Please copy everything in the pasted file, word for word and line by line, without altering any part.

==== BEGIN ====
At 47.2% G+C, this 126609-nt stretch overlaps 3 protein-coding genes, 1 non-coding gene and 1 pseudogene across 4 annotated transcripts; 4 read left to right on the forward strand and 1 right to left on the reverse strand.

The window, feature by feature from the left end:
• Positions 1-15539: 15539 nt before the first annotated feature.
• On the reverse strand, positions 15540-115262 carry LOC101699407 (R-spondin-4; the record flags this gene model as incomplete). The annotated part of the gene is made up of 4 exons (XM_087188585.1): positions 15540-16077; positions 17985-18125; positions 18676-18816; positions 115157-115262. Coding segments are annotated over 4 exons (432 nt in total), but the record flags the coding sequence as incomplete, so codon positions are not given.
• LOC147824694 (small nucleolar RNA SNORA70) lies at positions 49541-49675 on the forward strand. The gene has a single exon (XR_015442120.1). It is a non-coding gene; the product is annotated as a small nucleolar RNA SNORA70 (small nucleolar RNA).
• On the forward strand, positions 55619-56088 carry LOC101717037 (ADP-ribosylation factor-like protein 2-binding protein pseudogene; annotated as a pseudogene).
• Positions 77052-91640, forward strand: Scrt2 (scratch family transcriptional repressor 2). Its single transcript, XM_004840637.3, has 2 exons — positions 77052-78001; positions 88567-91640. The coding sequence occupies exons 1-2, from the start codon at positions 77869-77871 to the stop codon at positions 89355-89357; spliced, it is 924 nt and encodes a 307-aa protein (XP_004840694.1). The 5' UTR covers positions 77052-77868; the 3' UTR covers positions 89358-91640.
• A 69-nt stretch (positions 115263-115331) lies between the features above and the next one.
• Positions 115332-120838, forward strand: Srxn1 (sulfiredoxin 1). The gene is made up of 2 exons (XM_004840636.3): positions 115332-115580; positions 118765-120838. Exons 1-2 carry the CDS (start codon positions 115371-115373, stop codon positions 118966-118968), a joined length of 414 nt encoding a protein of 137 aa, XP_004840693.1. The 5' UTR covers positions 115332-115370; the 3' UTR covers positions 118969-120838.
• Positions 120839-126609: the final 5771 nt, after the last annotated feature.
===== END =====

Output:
At 47.2% G+C, this 126609-nt stretch overlaps 3 protein-coding genes, 1 non-coding gene and 1 pseudogene across 4 annotated transcripts; 4 read left to right on the forward strand and 1 right to left on the reverse strand.

The window, feature by feature from the left end:
• Positions 1-15539: 15539 nt before the first annotated feature.
• On the reverse strand, positions 15540-115262 carry LOC101699407 (R-spondin-4; the record flags this gene model as incomplete). The annotated part of the gene is made up of 4 exons (XM_087188585.1): positions 15540-16077; positions 17985-18125; positions 18676-18816; positions 115157-115262. Coding segments are annotated over 4 exons (432 nt in total), but the record flags the coding sequence as incomplete, so codon positions are not given.
• LOC147824694 (small nucleolar RNA SNORA70) lies at positions 49541-49675 on the forward strand. The gene has a single exon (XR_015442120.1). It is a non-coding gene; the product is annotated as a small nucleolar RNA SNORA70 (small nucleolar RNA).
• On the forward strand, positions 55619-56088 carry LOC101717037 (ADP-ribosylation factor-like protein 2-binding protein pseudogene; annotated as a pseudogene).
• Positions 77052-91640, forward strand: Scrt2 (scratch family transcriptional repressor 2). Its single transcript, XM_004840637.3, has 2 exons — positions 77052-78001; positions 88567-91640. The coding sequence occupies exons 1-2, from the start codon at positions 77869-77871 to the stop codon at positions 89355-89357; spliced, it is 924 nt and encodes a 307-aa protein (XP_004840694.1). The 5' UTR covers positions 77052-77868; the 3' UTR covers positions 89358-91640.
• A 69-nt stretch (positions 115263-115331) lies between the features above and the next one.
• Positions 115332-120838, forward strand: Srxn1 (sulfiredoxin 1). The gene is made up of 2 exons (XM_004840636.3): positions 115332-115580; positions 118765-120838. Exons 1-2 carry the CDS (start codon positions 115371-115373, stop codon positions 118966-118968), a joined length of 414 nt encoding a protein of 137 aa, XP_004840693.1. The 5' UTR covers positions 115332-115370; the 3' UTR covers positions 118969-120838.
• Positions 120839-126609: the final 5771 nt, after the last annotated feature.